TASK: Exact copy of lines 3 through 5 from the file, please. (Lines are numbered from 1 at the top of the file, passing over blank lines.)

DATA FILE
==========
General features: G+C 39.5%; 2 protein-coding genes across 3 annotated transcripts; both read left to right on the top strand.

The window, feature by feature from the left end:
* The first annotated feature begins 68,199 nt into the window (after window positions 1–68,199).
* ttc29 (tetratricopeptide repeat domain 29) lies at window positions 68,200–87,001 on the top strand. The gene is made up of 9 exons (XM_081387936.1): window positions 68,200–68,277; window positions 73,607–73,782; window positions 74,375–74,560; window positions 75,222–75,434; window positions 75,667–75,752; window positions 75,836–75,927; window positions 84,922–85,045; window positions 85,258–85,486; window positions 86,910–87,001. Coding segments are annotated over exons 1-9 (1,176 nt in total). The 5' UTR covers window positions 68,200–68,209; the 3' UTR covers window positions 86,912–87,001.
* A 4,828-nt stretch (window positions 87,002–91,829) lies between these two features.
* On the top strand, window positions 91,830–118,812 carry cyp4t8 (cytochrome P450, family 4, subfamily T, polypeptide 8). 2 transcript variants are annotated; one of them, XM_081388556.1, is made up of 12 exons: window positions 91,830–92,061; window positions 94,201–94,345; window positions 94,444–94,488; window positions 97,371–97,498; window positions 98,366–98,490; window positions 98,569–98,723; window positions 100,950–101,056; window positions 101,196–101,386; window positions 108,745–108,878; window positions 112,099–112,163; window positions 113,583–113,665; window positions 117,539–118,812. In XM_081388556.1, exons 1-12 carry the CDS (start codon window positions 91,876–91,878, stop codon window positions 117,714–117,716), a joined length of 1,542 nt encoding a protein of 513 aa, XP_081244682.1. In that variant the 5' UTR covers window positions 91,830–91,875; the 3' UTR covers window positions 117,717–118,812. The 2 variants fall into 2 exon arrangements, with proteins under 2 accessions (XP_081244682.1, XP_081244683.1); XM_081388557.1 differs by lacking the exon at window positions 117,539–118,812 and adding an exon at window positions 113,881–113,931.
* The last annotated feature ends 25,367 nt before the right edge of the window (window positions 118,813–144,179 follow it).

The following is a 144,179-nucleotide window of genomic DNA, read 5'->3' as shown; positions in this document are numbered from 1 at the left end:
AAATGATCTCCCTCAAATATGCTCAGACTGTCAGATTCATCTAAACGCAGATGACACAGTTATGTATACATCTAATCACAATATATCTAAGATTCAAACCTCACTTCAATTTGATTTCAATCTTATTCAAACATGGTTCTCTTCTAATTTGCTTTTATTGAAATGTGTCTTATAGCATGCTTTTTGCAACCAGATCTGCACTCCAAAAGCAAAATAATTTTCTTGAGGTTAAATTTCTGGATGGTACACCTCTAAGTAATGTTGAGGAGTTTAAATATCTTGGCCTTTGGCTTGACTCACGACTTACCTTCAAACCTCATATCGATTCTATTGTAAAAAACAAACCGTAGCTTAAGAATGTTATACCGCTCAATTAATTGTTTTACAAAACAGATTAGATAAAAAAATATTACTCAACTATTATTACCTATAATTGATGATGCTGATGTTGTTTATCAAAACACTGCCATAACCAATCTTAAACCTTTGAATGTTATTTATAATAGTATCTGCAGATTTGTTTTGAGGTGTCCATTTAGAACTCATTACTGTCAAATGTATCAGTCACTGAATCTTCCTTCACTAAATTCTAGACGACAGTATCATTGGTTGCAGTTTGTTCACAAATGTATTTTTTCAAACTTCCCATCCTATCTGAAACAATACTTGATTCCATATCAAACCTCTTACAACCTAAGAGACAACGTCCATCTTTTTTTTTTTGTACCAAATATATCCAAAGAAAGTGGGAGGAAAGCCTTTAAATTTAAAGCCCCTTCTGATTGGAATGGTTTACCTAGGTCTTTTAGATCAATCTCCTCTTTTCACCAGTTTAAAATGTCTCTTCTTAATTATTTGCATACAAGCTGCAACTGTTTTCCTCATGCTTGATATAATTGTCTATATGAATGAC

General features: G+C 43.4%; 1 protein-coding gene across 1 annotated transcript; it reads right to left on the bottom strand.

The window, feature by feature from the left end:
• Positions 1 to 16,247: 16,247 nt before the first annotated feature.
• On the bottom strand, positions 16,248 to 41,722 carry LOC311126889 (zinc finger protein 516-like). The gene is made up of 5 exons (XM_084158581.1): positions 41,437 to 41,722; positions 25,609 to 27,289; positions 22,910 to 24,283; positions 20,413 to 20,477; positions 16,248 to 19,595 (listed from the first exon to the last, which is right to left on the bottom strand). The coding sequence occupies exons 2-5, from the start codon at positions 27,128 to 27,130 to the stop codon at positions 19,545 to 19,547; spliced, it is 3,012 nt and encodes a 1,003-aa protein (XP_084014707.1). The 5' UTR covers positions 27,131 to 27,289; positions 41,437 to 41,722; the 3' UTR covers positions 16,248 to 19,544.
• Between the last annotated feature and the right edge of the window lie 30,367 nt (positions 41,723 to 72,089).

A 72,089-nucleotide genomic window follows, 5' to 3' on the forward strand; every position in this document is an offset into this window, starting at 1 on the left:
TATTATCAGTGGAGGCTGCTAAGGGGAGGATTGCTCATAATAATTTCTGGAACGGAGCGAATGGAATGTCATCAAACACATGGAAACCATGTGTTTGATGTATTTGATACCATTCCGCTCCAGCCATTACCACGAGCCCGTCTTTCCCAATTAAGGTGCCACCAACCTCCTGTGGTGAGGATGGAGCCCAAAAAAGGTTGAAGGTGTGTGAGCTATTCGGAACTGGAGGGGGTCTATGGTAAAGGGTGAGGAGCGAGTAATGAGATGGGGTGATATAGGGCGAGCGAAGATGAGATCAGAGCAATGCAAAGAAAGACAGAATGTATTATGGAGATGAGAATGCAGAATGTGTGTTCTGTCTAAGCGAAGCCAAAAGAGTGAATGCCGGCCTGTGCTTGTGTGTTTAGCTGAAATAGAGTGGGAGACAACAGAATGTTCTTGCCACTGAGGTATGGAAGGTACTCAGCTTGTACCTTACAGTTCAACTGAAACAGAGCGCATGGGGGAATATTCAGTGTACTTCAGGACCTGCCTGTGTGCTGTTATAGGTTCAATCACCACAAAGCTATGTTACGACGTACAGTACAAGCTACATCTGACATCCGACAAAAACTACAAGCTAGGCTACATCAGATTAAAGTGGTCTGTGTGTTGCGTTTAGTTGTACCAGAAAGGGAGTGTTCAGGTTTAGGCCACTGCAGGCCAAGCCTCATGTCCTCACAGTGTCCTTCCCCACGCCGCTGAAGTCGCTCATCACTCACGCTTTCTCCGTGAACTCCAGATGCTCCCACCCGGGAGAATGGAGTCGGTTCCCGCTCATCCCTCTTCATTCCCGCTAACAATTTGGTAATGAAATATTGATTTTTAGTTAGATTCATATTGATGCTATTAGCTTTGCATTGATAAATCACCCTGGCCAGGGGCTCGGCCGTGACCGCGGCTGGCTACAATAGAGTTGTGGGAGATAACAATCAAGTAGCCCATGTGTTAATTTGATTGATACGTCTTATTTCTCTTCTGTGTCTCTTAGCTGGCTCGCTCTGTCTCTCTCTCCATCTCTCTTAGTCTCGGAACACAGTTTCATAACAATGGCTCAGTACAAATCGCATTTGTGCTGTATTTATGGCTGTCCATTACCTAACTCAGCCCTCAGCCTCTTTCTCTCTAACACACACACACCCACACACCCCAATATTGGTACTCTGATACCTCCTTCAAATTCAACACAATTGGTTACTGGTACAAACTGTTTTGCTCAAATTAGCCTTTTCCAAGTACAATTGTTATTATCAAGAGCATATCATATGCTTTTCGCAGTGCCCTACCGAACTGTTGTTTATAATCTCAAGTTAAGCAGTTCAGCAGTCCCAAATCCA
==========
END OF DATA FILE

* The first annotated feature begins 68,199 nt into the window (after window positions 1–68,199).
* ttc29 (tetratricopeptide repeat domain 29) lies at window positions 68,200–87,001 on the top strand. The gene is made up of 9 exons (XM_081387936.1): window positions 68,200–68,277; window positions 73,607–73,782; window positions 74,375–74,560; window positions 75,222–75,434; window positions 75,667–75,752; window positions 75,836–75,927; window positions 84,922–85,045; window positions 85,258–85,486; window positions 86,910–87,001. Coding segments are annotated over exons 1-9 (1,176 nt in total). The 5' UTR covers window positions 68,200–68,209; the 3' UTR covers window positions 86,912–87,001.
* A 4,828-nt stretch (window positions 87,002–91,829) lies between these two features.